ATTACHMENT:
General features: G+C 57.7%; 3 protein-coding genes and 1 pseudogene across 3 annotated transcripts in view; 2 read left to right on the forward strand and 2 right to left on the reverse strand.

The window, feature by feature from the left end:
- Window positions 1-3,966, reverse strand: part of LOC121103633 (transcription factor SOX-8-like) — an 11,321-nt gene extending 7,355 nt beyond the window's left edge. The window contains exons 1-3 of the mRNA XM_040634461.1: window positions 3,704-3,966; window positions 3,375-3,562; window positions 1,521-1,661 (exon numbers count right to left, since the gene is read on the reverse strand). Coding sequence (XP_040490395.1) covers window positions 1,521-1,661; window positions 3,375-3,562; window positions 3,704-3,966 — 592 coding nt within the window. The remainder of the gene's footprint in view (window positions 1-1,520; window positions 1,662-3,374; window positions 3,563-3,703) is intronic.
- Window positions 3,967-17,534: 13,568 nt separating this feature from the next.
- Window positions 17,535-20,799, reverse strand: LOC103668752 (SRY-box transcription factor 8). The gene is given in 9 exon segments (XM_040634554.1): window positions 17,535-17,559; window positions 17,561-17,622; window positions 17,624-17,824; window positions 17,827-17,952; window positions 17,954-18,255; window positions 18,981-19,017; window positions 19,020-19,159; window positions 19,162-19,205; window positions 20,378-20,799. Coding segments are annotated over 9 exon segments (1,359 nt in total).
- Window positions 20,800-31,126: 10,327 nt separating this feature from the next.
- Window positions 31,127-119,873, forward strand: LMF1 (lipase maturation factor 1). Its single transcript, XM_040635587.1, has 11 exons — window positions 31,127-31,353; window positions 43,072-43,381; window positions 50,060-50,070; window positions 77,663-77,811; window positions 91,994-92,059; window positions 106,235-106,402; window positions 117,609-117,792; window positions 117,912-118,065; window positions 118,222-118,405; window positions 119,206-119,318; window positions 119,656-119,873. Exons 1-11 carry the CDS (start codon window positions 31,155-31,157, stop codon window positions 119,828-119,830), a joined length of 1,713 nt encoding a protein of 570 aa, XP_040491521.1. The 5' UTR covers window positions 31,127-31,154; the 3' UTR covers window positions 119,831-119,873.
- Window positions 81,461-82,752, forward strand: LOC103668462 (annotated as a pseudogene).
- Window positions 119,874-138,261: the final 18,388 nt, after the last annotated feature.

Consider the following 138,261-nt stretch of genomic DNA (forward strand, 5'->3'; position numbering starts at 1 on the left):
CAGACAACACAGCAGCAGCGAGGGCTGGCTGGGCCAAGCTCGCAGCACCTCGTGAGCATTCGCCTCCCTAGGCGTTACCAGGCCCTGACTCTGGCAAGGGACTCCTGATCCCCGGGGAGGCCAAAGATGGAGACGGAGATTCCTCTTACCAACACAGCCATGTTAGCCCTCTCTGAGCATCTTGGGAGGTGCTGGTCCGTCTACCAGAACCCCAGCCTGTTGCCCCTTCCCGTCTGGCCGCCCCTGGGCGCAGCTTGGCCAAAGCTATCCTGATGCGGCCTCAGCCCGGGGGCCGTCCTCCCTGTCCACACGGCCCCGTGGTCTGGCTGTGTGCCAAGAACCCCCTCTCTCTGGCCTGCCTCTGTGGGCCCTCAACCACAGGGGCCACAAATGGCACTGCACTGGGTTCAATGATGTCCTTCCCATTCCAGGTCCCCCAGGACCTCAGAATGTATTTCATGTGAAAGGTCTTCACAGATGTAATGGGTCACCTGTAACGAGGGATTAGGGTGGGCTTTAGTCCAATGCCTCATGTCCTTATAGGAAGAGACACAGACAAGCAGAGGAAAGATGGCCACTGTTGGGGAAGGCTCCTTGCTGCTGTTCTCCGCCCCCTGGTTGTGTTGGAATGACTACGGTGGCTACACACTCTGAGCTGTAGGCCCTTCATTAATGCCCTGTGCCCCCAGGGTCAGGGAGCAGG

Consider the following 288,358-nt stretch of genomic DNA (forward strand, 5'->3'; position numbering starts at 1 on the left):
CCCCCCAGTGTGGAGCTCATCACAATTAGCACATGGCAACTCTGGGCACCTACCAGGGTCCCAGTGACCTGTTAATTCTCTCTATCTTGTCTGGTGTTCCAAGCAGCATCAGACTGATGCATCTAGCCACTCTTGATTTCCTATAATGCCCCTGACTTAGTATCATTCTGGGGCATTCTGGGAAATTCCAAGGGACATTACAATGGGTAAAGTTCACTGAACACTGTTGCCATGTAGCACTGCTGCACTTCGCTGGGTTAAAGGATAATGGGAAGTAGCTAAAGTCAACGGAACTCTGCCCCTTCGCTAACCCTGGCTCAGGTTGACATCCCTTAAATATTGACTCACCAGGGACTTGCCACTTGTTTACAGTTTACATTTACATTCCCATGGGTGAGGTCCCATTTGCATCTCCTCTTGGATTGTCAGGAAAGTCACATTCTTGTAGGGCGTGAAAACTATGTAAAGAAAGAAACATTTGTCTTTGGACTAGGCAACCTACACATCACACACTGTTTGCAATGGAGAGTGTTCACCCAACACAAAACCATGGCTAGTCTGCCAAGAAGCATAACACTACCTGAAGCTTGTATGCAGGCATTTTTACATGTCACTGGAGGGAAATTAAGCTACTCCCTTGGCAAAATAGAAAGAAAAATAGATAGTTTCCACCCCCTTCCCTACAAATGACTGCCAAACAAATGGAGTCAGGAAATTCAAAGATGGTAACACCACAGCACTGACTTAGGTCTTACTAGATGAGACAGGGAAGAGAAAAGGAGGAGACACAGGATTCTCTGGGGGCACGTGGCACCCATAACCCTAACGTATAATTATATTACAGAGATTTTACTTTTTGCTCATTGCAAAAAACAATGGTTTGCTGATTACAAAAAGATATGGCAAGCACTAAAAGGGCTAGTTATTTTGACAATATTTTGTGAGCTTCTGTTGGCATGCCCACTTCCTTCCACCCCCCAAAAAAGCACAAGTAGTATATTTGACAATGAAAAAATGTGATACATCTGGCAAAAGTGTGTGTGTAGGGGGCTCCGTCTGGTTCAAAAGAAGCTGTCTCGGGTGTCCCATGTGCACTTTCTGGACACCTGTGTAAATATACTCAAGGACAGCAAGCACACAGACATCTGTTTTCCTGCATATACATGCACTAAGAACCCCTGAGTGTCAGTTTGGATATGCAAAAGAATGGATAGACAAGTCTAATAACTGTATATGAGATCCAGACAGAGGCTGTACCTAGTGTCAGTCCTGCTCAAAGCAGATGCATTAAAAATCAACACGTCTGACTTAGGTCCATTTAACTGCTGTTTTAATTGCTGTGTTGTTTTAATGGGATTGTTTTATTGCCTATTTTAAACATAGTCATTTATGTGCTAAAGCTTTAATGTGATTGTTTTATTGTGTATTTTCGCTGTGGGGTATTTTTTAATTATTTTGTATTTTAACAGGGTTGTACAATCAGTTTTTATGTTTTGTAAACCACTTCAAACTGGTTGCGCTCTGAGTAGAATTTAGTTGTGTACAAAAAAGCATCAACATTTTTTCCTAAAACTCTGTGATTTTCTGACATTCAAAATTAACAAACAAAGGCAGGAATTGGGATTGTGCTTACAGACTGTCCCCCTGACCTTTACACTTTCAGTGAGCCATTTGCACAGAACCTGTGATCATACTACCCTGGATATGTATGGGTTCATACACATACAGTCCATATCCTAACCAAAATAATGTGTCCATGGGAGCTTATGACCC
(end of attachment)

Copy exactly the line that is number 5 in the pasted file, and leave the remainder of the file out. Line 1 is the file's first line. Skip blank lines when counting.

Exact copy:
- Window positions 17,535-20,799, reverse strand: LOC103668752 (SRY-box transcription factor 8). The gene is given in 9 exon segments (XM_040634554.1): window positions 17,535-17,559; window positions 17,561-17,622; window positions 17,624-17,824; window positions 17,827-17,952; window positions 17,954-18,255; window positions 18,981-19,017; window positions 19,020-19,159; window positions 19,162-19,205; window positions 20,378-20,799. Coding segments are annotated over 9 exon segments (1,359 nt in total).